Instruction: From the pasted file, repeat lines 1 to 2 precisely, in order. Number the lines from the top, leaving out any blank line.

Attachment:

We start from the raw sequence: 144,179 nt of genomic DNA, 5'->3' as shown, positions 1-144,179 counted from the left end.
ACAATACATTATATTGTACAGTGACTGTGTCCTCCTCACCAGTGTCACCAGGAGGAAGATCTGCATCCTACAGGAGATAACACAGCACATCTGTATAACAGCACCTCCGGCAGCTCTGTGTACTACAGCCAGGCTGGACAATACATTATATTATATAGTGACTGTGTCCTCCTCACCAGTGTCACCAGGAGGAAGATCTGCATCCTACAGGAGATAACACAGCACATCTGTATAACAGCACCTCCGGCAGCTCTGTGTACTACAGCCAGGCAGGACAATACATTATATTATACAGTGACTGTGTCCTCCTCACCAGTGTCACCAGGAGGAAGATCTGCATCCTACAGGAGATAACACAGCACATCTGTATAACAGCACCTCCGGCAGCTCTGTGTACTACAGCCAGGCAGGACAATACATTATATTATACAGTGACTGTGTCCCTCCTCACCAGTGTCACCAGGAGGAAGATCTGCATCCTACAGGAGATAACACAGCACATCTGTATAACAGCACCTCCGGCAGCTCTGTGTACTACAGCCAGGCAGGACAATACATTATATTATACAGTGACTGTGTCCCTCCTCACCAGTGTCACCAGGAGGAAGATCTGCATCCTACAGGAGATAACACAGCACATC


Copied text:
We start from the raw sequence: 144,179 nt of genomic DNA, 5'->3' as shown, positions 1-144,179 counted from the left end.
ACAATACATTATATTGTACAGTGACTGTGTCCTCCTCACCAGTGTCACCAGGAGGAAGATCTGCATCCTACAGGAGATAACACAGCACATCTGTATAACAGCACCTCCGGCAGCTCTGTGTACTACAGCCAGGCTGGACAATACATTATATTATATAGTGACTGTGTCCTCCTCACCAGTGTCACCAGGAGGAAGATCTGCATCCTACAGGAGATAACACAGCACATCTGTATAACAGCACCTCCGGCAGCTCTGTGTACTACAGCCAGGCAGGACAATACATTATATTATACAGTGACTGTGTCCTCCTCACCAGTGTCACCAGGAGGAAGATCTGCATCCTACAGGAGATAACACAGCACATCTGTATAACAGCACCTCCGGCAGCTCTGTGTACTACAGCCAGGCAGGACAATACATTATATTATACAGTGACTGTGTCCCTCCTCACCAGTGTCACCAGGAGGAAGATCTGCATCCTACAGGAGATAACACAGCACATCTGTATAACAGCACCTCCGGCAGCTCTGTGTACTACAGCCAGGCAGGACAATACATTATATTATACAGTGACTGTGTCCCTCCTCACCAGTGTCACCAGGAGGAAGATCTGCATCCTACAGGAGATAACACAGCACATC